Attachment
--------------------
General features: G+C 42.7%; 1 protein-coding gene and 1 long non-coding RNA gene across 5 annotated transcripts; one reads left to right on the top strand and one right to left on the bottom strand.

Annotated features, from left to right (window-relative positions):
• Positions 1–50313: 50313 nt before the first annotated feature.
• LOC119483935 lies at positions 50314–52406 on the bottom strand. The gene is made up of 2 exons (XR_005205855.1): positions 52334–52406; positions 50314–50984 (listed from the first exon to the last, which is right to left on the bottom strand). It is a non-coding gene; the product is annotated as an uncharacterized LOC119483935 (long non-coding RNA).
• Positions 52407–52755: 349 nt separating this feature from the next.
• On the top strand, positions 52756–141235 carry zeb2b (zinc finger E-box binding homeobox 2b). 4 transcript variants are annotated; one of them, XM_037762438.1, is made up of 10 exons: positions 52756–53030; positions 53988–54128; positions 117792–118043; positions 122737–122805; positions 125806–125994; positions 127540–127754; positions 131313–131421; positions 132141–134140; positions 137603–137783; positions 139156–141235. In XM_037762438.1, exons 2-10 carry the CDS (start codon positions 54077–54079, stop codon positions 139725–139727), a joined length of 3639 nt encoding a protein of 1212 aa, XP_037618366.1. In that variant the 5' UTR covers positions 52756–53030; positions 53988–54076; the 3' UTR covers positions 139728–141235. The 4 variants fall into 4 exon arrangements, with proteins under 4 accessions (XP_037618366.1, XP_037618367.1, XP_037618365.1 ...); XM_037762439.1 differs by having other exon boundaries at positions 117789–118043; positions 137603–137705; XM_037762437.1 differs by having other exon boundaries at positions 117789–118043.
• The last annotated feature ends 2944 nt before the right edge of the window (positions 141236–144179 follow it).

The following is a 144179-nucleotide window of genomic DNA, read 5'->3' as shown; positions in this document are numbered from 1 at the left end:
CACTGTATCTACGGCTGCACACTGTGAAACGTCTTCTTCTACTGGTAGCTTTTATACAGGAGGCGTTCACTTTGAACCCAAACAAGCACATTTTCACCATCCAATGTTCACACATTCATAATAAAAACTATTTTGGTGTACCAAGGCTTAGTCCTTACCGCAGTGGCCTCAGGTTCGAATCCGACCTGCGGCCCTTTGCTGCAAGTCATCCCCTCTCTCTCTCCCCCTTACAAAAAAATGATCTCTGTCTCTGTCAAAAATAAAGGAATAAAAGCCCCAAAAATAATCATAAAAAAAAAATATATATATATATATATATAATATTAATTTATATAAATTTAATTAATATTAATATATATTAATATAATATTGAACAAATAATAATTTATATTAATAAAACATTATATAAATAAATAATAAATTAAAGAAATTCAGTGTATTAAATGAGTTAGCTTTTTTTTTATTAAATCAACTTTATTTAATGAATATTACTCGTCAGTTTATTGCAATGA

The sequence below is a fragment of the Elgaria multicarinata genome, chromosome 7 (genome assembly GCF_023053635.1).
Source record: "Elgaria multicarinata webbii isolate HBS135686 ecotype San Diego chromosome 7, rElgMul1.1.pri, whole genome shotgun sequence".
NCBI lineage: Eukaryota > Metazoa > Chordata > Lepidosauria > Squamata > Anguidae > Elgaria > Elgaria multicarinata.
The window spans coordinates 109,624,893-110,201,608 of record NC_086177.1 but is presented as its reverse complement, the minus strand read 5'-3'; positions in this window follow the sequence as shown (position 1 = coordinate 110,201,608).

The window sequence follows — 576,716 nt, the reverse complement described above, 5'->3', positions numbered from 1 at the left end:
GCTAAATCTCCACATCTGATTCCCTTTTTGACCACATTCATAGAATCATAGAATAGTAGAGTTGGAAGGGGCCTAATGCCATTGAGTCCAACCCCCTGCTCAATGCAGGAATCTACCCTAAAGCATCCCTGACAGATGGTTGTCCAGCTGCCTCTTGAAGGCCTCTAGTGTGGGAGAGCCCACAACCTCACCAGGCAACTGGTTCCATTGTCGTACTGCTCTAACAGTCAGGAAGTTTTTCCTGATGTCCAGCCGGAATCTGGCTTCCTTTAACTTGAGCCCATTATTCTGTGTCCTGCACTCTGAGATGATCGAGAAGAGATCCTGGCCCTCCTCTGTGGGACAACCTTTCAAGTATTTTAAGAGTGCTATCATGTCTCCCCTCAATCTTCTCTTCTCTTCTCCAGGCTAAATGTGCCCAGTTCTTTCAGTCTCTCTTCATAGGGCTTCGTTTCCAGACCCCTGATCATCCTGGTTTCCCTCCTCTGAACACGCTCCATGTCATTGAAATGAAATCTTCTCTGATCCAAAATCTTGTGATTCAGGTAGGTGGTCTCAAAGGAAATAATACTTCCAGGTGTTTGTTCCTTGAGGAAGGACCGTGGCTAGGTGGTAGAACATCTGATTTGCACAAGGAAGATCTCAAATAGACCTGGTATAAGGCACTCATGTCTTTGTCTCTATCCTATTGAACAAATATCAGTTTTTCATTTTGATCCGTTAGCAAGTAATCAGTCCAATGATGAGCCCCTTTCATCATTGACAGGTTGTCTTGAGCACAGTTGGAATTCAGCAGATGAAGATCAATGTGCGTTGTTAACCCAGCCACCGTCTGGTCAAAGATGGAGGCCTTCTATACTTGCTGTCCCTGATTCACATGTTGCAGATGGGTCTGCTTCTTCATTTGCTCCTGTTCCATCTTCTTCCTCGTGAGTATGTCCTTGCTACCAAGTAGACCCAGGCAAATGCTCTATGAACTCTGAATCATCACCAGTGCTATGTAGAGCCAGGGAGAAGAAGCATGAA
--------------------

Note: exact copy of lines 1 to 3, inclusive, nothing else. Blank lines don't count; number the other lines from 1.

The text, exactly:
General features: G+C 42.7%; 1 protein-coding gene and 1 long non-coding RNA gene across 5 annotated transcripts; one reads left to right on the top strand and one right to left on the bottom strand.

Annotated features, from left to right (window-relative positions):
• Positions 1–50313: 50313 nt before the first annotated feature.